But from a leadership standpoint, the battle on 6 June has a few lessons.  The 23rd Regiment received the attack order at 4:00 PM (the Army was not using continuous clock in WWI).  The 1st and 3rd Battalions designated to make the attack, received the order at 5:00 PM, an hour later.  The 3rd Battalion began its attack at 5:50 PM, the battalion commander literally passing orders and instructions to company commanders on the run.  The hastiness of this situation did not allow for adequate planning of any supporting or suppressive fires and infantrymen were launched into a flat open field with too much distance to traverse with no more protection than their uniform blouses.

This hopeless brave assault was into well sited and concentrated machinegun fire.  The results were as one would expect, 75 killed in action in just one battalion. The attack was not successful.

The student officer since early career had had the “One Third/Two Thirds rule” hammered home again and again.  He had learned from the giving and receiving end in practice since his first assignment how important the rule’s application was.  In a nutshell, the rule states that the issuing command should not use more than one third of the available planning and preparation time to mission execution.  Subordinate leaders must be allowed at least two thirds of that time for their planning and preparation.  As well, issue the warning order as soon as possible to alert subordinate units and allow preparation to begin as early as possible.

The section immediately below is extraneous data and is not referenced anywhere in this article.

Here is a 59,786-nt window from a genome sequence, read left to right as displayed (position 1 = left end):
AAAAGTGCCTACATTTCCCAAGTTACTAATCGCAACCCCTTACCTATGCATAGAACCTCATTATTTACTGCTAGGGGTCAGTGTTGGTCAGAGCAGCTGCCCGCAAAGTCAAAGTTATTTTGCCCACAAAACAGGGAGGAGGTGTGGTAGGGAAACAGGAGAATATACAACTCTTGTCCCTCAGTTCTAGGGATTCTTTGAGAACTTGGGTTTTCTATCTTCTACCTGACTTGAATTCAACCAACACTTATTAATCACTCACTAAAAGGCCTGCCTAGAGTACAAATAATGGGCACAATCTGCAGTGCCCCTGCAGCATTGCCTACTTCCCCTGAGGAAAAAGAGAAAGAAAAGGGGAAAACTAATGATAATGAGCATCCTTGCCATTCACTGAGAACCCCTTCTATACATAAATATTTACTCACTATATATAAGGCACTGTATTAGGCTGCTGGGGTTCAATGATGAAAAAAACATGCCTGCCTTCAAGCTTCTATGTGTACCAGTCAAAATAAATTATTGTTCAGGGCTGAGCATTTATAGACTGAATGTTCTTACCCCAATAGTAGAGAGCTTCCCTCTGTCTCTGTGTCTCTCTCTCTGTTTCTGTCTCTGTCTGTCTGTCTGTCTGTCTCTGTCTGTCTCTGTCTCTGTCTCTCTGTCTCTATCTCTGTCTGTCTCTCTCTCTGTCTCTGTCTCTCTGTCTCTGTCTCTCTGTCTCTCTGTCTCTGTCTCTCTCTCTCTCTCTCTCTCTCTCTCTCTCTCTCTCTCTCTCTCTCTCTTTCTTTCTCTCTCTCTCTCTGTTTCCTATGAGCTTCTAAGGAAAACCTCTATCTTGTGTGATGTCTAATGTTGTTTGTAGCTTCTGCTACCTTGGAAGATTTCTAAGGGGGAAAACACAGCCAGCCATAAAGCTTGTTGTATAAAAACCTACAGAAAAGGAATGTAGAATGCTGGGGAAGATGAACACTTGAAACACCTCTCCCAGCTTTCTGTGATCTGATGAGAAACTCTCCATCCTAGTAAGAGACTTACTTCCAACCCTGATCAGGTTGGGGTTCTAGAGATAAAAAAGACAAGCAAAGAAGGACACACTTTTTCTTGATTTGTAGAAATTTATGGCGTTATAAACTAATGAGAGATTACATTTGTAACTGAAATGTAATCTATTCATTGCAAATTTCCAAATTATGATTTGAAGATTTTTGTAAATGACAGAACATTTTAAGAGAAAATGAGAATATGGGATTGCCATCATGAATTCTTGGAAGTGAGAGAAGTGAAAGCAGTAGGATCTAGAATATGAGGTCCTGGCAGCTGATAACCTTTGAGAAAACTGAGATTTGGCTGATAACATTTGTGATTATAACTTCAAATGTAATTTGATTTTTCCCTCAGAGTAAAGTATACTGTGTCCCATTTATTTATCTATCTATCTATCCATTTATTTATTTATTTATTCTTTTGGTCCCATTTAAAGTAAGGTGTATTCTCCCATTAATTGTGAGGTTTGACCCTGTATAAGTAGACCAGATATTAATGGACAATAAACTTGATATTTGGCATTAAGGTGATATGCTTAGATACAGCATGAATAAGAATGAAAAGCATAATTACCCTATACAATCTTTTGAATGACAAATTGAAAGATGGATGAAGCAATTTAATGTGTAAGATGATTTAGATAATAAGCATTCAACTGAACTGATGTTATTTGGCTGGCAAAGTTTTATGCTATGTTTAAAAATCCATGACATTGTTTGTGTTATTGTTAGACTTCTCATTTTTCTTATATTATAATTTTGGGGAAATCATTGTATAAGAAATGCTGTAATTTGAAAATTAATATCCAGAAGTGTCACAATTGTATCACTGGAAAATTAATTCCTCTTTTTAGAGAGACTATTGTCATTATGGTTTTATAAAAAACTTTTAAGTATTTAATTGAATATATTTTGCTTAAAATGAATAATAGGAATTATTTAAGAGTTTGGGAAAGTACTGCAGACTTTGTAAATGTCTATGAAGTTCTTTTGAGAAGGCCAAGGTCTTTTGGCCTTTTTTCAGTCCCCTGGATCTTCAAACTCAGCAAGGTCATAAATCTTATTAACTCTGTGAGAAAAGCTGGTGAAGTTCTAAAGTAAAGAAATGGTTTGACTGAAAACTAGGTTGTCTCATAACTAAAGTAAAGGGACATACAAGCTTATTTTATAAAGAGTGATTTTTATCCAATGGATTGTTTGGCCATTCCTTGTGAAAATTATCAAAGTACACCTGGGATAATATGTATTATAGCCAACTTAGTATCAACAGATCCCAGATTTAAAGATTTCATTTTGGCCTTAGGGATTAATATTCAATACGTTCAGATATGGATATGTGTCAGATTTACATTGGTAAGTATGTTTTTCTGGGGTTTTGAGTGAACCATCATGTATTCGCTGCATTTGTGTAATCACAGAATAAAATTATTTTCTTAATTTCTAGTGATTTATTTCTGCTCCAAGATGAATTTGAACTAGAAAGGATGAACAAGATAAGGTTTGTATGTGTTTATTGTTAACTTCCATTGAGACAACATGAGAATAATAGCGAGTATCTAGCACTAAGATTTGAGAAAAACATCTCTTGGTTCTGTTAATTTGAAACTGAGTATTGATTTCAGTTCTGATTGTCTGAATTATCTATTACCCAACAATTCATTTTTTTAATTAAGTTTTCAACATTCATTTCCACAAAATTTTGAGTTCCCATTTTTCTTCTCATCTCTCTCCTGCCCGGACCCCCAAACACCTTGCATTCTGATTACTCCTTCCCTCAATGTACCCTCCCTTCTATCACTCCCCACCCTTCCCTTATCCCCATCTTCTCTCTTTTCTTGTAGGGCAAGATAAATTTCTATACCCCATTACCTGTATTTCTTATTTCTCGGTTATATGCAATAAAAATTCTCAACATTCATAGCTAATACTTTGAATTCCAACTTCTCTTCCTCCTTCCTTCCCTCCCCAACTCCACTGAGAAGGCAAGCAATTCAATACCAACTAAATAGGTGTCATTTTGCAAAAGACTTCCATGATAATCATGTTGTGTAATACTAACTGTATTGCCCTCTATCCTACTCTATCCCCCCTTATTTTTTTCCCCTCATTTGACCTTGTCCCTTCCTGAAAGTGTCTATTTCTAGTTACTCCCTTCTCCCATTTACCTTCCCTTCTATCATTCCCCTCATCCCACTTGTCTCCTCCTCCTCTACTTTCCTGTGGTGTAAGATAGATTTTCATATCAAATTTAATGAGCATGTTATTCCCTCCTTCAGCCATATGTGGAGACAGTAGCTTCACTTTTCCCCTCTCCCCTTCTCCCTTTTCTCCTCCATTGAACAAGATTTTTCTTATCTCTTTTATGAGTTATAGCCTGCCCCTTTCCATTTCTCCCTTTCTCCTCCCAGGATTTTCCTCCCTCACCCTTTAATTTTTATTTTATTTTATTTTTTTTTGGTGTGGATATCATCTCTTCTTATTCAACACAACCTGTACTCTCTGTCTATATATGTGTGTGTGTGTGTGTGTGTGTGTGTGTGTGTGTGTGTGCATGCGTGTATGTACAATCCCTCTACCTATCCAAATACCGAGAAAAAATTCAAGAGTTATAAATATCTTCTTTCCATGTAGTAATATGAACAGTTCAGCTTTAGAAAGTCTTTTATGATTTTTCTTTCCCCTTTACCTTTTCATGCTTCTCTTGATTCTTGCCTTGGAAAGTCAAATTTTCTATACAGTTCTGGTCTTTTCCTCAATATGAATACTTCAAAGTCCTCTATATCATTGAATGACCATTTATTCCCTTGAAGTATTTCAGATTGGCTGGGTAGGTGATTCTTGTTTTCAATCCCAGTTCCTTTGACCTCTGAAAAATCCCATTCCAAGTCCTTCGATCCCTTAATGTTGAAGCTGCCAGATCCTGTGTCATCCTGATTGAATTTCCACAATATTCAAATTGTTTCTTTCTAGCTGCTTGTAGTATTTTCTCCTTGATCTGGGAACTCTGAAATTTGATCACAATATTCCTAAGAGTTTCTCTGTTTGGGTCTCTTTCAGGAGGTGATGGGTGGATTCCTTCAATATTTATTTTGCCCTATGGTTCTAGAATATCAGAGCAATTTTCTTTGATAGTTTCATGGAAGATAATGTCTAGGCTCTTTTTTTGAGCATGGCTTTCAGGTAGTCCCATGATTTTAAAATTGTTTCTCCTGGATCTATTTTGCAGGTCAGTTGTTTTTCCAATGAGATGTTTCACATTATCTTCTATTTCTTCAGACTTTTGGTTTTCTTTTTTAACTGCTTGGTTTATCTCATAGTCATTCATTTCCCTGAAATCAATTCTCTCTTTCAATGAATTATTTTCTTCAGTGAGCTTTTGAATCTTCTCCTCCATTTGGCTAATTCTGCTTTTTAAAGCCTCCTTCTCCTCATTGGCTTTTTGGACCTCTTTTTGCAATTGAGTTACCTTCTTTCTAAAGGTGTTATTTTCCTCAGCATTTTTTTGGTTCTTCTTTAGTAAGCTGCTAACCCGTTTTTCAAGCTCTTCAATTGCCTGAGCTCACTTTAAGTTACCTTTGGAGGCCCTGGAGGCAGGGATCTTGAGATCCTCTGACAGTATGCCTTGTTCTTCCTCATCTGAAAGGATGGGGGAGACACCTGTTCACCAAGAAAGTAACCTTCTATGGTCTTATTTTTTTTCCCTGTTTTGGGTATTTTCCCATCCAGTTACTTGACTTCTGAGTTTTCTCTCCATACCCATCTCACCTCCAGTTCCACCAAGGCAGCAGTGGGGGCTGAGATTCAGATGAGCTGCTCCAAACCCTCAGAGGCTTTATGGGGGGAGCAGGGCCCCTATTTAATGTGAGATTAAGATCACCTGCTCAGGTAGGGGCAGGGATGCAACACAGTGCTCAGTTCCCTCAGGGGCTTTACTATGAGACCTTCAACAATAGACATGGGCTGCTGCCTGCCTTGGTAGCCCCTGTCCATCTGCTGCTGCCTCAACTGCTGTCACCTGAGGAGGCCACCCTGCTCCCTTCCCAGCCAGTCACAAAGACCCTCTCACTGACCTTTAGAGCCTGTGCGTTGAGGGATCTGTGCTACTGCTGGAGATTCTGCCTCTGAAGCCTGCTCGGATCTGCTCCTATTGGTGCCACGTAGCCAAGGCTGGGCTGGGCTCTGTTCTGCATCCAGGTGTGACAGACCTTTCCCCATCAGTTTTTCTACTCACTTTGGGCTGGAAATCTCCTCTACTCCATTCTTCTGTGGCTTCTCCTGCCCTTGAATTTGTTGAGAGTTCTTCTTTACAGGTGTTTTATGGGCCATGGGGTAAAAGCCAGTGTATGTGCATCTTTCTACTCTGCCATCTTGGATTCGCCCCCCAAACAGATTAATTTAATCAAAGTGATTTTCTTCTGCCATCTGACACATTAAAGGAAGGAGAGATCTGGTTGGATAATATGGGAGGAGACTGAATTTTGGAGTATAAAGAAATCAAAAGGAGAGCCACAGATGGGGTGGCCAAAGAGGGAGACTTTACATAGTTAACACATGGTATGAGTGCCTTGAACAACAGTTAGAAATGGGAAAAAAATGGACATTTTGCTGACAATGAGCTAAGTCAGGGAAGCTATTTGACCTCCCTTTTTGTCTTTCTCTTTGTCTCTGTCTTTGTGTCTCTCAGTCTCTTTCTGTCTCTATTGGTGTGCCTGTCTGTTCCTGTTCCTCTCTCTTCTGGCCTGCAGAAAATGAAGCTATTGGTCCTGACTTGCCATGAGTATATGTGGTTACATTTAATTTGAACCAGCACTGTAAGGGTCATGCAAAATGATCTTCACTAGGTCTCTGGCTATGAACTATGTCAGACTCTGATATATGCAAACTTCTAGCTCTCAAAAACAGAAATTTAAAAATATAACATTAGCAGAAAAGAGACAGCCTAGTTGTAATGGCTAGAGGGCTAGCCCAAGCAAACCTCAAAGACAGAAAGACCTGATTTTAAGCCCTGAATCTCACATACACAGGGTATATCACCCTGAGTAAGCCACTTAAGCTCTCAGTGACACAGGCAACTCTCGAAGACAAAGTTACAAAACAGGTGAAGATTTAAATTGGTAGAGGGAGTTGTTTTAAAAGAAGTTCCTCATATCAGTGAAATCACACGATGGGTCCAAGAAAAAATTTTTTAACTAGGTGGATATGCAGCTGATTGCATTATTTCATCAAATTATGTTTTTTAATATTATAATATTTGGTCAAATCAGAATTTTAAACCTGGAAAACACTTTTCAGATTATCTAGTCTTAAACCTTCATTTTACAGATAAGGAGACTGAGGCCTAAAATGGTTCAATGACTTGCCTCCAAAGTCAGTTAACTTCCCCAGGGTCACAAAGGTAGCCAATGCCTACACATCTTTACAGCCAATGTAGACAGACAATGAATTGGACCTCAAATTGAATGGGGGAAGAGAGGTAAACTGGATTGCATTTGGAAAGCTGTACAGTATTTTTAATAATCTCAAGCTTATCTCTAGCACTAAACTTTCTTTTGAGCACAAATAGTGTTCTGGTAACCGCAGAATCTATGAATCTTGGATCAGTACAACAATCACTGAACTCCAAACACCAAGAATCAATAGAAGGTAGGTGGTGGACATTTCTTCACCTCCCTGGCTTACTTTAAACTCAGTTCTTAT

The tragedy of the 3rd Battalion, 23rd Infantry brought home the dire effects of not applying the rule as much as possible—75 brave young men in the prime of life within minutes after 5:50 PM 6 June 1918 were dead.  Sadly as well, this scenario had too much precedent over the preceding four years on the allied side in Australian, Belgian British, Canadian, French, and Indian units—no army proved immune from the abuse of available planning time.  It is understood of course that situations will force immediate action responses—but best use of precious planning time means life and death, never mind mission failure, if misused.  The experience of the 3rd Battalion in a short space of time after the attack makes clear the cost.